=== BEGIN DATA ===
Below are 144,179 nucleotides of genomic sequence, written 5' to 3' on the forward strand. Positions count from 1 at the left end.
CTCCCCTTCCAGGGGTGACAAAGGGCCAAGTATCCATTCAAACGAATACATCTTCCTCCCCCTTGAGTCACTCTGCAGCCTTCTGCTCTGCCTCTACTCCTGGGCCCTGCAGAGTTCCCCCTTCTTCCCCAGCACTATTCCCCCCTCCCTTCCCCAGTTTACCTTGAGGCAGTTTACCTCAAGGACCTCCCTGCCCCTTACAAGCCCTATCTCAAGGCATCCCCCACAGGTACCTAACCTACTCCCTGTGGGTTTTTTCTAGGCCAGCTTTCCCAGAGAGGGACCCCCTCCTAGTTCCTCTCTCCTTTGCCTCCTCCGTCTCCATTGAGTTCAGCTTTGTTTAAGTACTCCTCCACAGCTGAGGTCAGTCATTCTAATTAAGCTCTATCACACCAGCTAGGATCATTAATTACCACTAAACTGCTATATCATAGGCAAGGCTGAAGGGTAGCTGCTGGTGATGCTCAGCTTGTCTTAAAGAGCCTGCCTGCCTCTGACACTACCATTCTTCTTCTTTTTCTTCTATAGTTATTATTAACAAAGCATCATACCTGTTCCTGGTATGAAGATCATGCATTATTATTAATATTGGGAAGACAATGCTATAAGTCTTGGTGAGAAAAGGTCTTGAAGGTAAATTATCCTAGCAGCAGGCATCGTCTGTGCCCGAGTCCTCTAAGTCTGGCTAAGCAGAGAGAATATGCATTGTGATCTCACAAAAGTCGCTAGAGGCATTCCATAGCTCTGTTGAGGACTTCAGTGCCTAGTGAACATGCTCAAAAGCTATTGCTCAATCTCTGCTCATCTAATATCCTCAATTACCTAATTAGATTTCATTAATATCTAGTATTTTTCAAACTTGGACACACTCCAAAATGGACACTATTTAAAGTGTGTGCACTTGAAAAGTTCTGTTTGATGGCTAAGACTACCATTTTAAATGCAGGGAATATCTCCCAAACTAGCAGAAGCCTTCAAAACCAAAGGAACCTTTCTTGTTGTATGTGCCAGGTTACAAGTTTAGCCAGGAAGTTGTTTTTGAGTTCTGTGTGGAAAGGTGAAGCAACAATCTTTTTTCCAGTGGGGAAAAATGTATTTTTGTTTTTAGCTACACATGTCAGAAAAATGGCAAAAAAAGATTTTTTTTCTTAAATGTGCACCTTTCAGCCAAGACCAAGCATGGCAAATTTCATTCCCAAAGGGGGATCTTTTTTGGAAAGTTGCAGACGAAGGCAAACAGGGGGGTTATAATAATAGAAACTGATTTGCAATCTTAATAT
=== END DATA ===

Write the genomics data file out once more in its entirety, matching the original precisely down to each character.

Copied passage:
Below are 144,179 nucleotides of genomic sequence, written 5' to 3' on the forward strand. Positions count from 1 at the left end.
CTCCCCTTCCAGGGGTGACAAAGGGCCAAGTATCCATTCAAACGAATACATCTTCCTCCCCCTTGAGTCACTCTGCAGCCTTCTGCTCTGCCTCTACTCCTGGGCCCTGCAGAGTTCCCCCTTCTTCCCCAGCACTATTCCCCCCTCCCTTCCCCAGTTTACCTTGAGGCAGTTTACCTCAAGGACCTCCCTGCCCCTTACAAGCCCTATCTCAAGGCATCCCCCACAGGTACCTAACCTACTCCCTGTGGGTTTTTTCTAGGCCAGCTTTCCCAGAGAGGGACCCCCTCCTAGTTCCTCTCTCCTTTGCCTCCTCCGTCTCCATTGAGTTCAGCTTTGTTTAAGTACTCCTCCACAGCTGAGGTCAGTCATTCTAATTAAGCTCTATCACACCAGCTAGGATCATTAATTACCACTAAACTGCTATATCATAGGCAAGGCTGAAGGGTAGCTGCTGGTGATGCTCAGCTTGTCTTAAAGAGCCTGCCTGCCTCTGACACTACCATTCTTCTTCTTTTTCTTCTATAGTTATTATTAACAAAGCATCATACCTGTTCCTGGTATGAAGATCATGCATTATTATTAATATTGGGAAGACAATGCTATAAGTCTTGGTGAGAAAAGGTCTTGAAGGTAAATTATCCTAGCAGCAGGCATCGTCTGTGCCCGAGTCCTCTAAGTCTGGCTAAGCAGAGAGAATATGCATTGTGATCTCACAAAAGTCGCTAGAGGCATTCCATAGCTCTGTTGAGGACTTCAGTGCCTAGTGAACATGCTCAAAAGCTATTGCTCAATCTCTGCTCATCTAATATCCTCAATTACCTAATTAGATTTCATTAATATCTAGTATTTTTCAAACTTGGACACACTCCAAAATGGACACTATTTAAAGTGTGTGCACTTGAAAAGTTCTGTTTGATGGCTAAGACTACCATTTTAAATGCAGGGAATATCTCCCAAACTAGCAGAAGCCTTCAAAACCAAAGGAACCTTTCTTGTTGTATGTGCCAGGTTACAAGTTTAGCCAGGAAGTTGTTTTTGAGTTCTGTGTGGAAAGGTGAAGCAACAATCTTTTTTCCAGTGGGGAAAAATGTATTTTTGTTTTTAGCTACACATGTCAGAAAAATGGCAAAAAAAGATTTTTTTTCTTAAATGTGCACCTTTCAGCCAAGACCAAGCATGGCAAATTTCATTCCCAAAGGGGGATCTTTTTTGGAAAGTTGCAGACGAAGGCAAACAGGGGGGTTATAATAATAGAAACTGATTTGCAATCTTAATAT